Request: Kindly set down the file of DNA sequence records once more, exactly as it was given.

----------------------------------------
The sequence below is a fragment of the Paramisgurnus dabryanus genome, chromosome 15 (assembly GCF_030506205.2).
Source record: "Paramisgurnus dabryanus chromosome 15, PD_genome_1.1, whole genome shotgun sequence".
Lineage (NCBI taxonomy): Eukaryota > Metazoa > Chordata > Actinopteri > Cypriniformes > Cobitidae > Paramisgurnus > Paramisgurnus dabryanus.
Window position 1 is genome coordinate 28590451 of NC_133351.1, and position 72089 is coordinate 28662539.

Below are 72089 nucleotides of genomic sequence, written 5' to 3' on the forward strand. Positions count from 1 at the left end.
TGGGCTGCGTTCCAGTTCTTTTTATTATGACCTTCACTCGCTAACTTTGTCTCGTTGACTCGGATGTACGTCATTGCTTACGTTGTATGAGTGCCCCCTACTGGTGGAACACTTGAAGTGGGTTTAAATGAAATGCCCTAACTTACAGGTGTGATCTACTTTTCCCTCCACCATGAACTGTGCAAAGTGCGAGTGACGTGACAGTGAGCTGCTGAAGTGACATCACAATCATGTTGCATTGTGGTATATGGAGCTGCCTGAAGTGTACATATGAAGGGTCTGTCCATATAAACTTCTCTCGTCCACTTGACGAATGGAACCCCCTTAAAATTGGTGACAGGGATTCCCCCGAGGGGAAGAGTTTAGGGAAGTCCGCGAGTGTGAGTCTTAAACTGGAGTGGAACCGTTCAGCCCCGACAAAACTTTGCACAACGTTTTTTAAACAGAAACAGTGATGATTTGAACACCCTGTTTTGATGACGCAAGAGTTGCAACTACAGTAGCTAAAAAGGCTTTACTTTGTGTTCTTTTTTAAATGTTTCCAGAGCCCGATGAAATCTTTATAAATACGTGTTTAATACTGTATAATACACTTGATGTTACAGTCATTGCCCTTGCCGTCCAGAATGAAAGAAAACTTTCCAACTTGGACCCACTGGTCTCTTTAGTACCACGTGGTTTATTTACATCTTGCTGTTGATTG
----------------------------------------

The sequence below is a fragment of the Paramisgurnus dabryanus genome, chromosome 15 (assembly GCF_030506205.2).
Source record: "Paramisgurnus dabryanus chromosome 15, PD_genome_1.1, whole genome shotgun sequence".
Lineage (NCBI taxonomy): Eukaryota > Metazoa > Chordata > Actinopteri > Cypriniformes > Cobitidae > Paramisgurnus > Paramisgurnus dabryanus.
Window position 1 is genome coordinate 28590451 of NC_133351.1, and position 72089 is coordinate 28662539.

Below are 72089 nucleotides of genomic sequence, written 5' to 3' on the forward strand. Positions count from 1 at the left end.
TGGGCTGCGTTCCAGTTCTTTTTATTATGACCTTCACTCGCTAACTTTGTCTCGTTGACTCGGATGTACGTCATTGCTTACGTTGTATGAGTGCCCCCTACTGGTGGAACACTTGAAGTGGGTTTAAATGAAATGCCCTAACTTACAGGTGTGATCTACTTTTCCCTCCACCATGAACTGTGCAAAGTGCGAGTGACGTGACAGTGAGCTGCTGAAGTGACATCACAATCATGTTGCATTGTGGTATATGGAGCTGCCTGAAGTGTACATATGAAGGGTCTGTCCATATAAACTTCTCTCGTCCACTTGACGAATGGAACCCCCTTAAAATTGGTGACAGGGATTCCCCCGAGGGGAAGAGTTTAGGGAAGTCCGCGAGTGTGAGTCTTAAACTGGAGTGGAACCGTTCAGCCCCGACAAAACTTTGCACAACGTTTTTTAAACAGAAACAGTGATGATTTGAACACCCTGTTTTGATGACGCAAGAGTTGCAACTACAGTAGCTAAAAAGGCTTTACTTTGTGTTCTTTTTTAAATGTTTCCAGAGCCCGATGAAATCTTTATAAATACGTGTTTAATACTGTATAATACACTTGATGTTACAGTCATTGCCCTTGCCGTCCAGAATGAAAGAAAACTTTCCAACTTGGACCCACTGGTCTCTTTAGTACCACGTGGTTTATTTACATCTTGCTGTTGATTG